Rare Book Monthly

Articles - December - 2011 Issue

The Library of America: Where the 19th Century Meets the 21st

Loa3

19th century poetry offered on a 21st century venue.

I have come to expect all types of goods to be advertised on the internet. Occasionally, one might even see something sort of book related, such as an electronic reader or some phenomenally popular new series. What I wasn't prepared for was the advertisement I saw recently while checking out the weather forecast. There it was – a collection of 19th century poetry, featuring Walt Whitman, Emily Dickinson, and “more.” Is there really a sufficient market for such classic literature to justify advertising on the internet? What's more, these weren't electronic versions of these texts or some other sort of 21st century technology. These were books – paper and ink, with old-fashioned hard covers.

In the days ahead, I discovered similar ads for collections of works by Mark Twain and James Fenimore Cooper. Who could be selling new print editions of these old classics to a mass-market audience today? The answer is... The Library of America. The Library of America is a surprising organization, a nonprofit publisher that has been operating somewhat below the radar for over three decades. It was formed in 1979 by various scholars and literary critics who were concerned about the availability of the works of America's greatest writers. Of course, those were the days before the availability of massive quantities of old books online, or electronic and online copies of books, generally offered free if published before 1923. Still, though circumstances have changed since 1979, the work of the Library of America goes on. Their role, somewhere between purveyor of text and publisher of fine editions, continues to fill the shelves of both longtime loyal followers and new clients, some of whom discovered the Library when checking out the day's weather.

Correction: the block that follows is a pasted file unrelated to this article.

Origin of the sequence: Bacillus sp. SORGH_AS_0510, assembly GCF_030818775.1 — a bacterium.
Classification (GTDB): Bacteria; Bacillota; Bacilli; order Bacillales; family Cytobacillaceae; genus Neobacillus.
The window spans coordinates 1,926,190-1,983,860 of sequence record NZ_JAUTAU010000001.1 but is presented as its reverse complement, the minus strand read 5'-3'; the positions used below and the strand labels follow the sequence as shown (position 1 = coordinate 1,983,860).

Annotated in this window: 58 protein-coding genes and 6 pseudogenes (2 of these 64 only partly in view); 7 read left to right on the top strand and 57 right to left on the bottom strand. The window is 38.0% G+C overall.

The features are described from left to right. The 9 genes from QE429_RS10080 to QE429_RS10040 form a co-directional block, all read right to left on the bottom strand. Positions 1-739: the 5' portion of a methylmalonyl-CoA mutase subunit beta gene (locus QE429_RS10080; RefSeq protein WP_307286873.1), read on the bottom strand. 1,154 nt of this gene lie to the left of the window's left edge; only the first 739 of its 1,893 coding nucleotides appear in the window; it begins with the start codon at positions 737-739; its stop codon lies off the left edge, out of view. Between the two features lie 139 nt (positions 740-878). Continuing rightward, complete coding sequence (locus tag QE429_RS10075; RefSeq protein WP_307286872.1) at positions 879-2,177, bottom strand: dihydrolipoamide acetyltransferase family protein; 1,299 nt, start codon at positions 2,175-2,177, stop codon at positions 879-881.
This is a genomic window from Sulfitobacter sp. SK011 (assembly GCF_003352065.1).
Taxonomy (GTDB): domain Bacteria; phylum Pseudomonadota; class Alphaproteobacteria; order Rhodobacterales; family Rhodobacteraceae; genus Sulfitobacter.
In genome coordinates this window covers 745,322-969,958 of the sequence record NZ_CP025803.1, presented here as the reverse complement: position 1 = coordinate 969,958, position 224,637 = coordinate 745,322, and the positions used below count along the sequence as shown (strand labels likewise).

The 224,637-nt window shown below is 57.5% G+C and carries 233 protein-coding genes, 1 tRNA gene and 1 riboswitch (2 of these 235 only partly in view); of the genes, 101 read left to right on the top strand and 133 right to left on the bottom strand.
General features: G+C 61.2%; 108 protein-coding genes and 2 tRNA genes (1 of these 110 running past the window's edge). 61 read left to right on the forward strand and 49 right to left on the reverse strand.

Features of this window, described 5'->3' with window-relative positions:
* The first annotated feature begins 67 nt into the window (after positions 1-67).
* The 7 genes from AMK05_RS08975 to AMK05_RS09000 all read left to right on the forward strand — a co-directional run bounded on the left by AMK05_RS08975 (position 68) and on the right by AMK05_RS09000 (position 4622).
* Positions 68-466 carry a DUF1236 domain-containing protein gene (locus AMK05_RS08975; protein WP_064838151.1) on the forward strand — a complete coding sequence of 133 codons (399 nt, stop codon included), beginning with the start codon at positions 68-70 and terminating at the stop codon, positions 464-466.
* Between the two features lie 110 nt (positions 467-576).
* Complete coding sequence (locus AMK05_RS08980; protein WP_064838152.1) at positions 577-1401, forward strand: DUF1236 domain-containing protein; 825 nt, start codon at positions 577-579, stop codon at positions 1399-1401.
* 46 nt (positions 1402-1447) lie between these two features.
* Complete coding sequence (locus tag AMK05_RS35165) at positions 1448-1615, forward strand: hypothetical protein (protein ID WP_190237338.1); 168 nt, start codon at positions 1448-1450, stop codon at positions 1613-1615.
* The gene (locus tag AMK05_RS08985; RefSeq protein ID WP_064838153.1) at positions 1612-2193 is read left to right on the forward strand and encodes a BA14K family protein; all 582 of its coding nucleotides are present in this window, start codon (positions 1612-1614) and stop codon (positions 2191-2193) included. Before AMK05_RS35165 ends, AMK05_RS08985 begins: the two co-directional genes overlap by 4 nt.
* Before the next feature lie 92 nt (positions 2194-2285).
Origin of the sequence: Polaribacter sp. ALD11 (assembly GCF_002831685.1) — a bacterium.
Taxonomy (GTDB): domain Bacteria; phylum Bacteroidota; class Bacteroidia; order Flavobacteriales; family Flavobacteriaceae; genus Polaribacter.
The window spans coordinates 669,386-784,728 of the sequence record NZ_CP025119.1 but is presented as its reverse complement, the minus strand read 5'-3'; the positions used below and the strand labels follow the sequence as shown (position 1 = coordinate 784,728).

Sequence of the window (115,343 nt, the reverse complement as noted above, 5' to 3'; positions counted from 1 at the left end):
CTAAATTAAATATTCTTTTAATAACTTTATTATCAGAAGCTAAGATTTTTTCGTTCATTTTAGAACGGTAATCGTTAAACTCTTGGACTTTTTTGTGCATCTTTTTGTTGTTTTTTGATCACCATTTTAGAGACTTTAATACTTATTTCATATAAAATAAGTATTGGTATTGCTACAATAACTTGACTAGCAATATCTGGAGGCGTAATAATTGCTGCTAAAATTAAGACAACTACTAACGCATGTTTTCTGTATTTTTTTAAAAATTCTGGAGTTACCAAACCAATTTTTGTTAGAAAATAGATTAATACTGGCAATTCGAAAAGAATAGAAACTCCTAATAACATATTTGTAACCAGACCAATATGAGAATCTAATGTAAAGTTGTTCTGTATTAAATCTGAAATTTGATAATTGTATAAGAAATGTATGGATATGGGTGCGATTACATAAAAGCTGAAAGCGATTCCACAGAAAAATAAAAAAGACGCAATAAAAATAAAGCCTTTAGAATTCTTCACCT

The founders of the Library originally secured their funding from the National Endowment for the Humanities and the Ford Foundation. In 1982, their first book was published. Now, 225 titles later, the Library has an active publishing schedule set for next year. We asked Brian McCarthy, Associate Publisher of the Library of America, to tell us a bit more about the Library and its work, and how it reaches people in the second decade of the 21st century.

What makes the Library of America very different from any other publishers we have known is the multitude of roles they seek to fill. It started from a basic preservation role, that of preserving access to the great American literature of the past for today's generations. However, other roles include making this classic literature available at an affordable price, creating fine, collectible quality editions of these works, and selecting the most authoritative versions of these books to publish. Mr. McCarthy explained the multifaceted mission by noting, “From the beginning, our mission has always been about more than availability. It has been about presenting America’s best and most significant writing in the most authoritative possible texts and in a durable, affordable, aesthetically pleasing, and convenient format.” He then pointed out, “In addition, each and every item in a Library of America volume comes from the most reliable, authoritative source for that particular selection. Choosing an authoritative text involves studying the textual history of each work to determine which of its various versions is the most appropriate to reprint.”